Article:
WASP and the phenotypic range associated with deficiency.
ABSTRACT This review reports on the range of clinical phenotypes that are caused by mutations in the Wiskott-Aldrich Syndrome Protein (WASP) gene. The basis of genotype-phenotype correlation in Wiskott-Aldrich syndrome (WAS) is discussed, with regard to expression of the WAS protein (WASp) and of the effects of WASP mutations on WASp function. Advances in preclinical models of gene therapy for WAS are presented.
Two recent studies have supported genotype-phenotype correlation in WAS and in related X-linked thrombocytopenia. Expression of the WASp was found to be the best predictor of clinical phenotype. Investigation of autoimmune manifestations associated with WAS has shown that autoimmune hemolytic anemia and elevated serum IgM associate with a more severe clinical course. Finally, while results of hematopoietic stem cell transplantation for WAS continue to improve, several studies have shown the potential benefit of novel therapeutic approaches based on gene transfer. In particular, use of lentiviral vector-driven expression of the WASP gene under autologous promoter sequences has been found to result in increased targeting of hematopoietic stem cells, higher levels of WASp expression, and improved reconstitution of immune function.
Availability of tools that allow analysis of WASp expression has provided evidence for a genotype-phenotype correlation in patients with WASP gene defects. Protein expression is an important prognostic indicator. The molecular and cellular abnormalities of WAS-associated defects are being identified, and significant advances in vector-mediated gene transfer have opened possibilities for the treatment of WAS based on gene therapy.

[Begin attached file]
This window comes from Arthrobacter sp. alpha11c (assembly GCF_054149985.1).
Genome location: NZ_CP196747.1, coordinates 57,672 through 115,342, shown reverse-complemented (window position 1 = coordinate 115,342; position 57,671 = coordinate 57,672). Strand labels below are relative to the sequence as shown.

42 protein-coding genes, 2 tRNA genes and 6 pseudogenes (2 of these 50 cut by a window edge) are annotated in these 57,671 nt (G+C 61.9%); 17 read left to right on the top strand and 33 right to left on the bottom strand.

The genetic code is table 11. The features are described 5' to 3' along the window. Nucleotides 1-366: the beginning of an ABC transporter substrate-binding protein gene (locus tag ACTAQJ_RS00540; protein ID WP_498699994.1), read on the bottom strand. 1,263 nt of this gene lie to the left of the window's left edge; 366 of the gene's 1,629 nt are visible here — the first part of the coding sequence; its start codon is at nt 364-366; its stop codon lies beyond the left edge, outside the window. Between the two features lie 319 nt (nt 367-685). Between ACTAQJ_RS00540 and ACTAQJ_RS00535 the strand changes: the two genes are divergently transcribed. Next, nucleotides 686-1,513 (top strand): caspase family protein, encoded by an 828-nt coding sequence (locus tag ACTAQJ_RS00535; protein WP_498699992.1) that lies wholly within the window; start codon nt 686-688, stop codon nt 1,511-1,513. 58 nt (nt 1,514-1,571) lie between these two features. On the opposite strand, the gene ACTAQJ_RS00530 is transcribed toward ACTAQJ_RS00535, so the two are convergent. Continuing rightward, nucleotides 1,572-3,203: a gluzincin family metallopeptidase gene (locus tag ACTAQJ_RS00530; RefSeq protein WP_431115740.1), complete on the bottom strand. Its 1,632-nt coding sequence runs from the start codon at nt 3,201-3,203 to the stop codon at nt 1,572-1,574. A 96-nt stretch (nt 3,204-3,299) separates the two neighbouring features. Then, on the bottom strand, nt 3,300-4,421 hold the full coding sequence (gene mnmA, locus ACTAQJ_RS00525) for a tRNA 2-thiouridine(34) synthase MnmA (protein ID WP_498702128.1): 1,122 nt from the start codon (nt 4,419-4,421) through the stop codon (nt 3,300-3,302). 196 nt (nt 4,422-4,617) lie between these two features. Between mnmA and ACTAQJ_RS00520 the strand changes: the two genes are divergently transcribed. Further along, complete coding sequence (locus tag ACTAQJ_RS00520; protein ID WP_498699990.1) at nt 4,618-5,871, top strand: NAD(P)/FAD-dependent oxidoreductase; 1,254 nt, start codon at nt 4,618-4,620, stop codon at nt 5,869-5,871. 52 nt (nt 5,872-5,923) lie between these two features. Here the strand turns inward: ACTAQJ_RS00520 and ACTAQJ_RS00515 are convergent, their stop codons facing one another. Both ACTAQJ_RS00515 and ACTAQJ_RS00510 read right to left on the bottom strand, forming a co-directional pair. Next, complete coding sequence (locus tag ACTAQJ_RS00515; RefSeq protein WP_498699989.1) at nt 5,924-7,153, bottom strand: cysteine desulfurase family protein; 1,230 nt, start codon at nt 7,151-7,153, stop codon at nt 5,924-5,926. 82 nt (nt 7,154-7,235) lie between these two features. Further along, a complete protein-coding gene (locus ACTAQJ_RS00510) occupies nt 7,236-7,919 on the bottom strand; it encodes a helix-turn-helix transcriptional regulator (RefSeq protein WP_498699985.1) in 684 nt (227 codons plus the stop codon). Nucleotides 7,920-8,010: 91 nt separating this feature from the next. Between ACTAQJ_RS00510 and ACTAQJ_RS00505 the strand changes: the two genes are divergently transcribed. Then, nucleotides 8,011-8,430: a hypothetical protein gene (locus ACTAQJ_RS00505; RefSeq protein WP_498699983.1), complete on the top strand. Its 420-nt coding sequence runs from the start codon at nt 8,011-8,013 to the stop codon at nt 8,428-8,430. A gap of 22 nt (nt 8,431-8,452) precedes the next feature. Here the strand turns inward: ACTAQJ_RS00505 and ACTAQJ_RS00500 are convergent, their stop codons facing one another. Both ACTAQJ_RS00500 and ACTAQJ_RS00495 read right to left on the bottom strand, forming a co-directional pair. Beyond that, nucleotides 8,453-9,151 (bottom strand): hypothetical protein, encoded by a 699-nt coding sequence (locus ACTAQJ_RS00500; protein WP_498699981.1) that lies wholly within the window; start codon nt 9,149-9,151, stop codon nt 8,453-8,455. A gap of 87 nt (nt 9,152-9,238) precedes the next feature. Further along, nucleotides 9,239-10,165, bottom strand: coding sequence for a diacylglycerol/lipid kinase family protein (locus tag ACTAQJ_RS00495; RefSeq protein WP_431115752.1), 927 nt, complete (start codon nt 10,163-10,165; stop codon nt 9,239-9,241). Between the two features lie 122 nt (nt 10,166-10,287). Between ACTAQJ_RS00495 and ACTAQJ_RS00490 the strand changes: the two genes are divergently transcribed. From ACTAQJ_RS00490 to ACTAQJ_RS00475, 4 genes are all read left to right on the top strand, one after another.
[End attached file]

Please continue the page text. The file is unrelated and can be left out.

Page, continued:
- SourceAvailable from: Gerben Bouma[Show abstract] [Hide abstract]
ABSTRACT: Regulation of the actin cytoskeleton is crucial for many aspects of correct and cooperative functioning of immune cells, such as migration, antigen uptake and cell activation. The Wiskott-Aldrich Syndrome protein (WASp) is an important regulator of actin cytoskeletal rearrangements and lack of this protein results in impaired immune function. This review discusses recent new insights of the role of WASp at molecular and cellular level and evaluates how WASp deficiency affects important immunological features and how defective immune cell function contributes to compromised host defence.Immunobiology 08/2009; 214(9-10):778-90. DOI:10.1016/j.imbio.2009.06.009 · 3.18 Impact Factor
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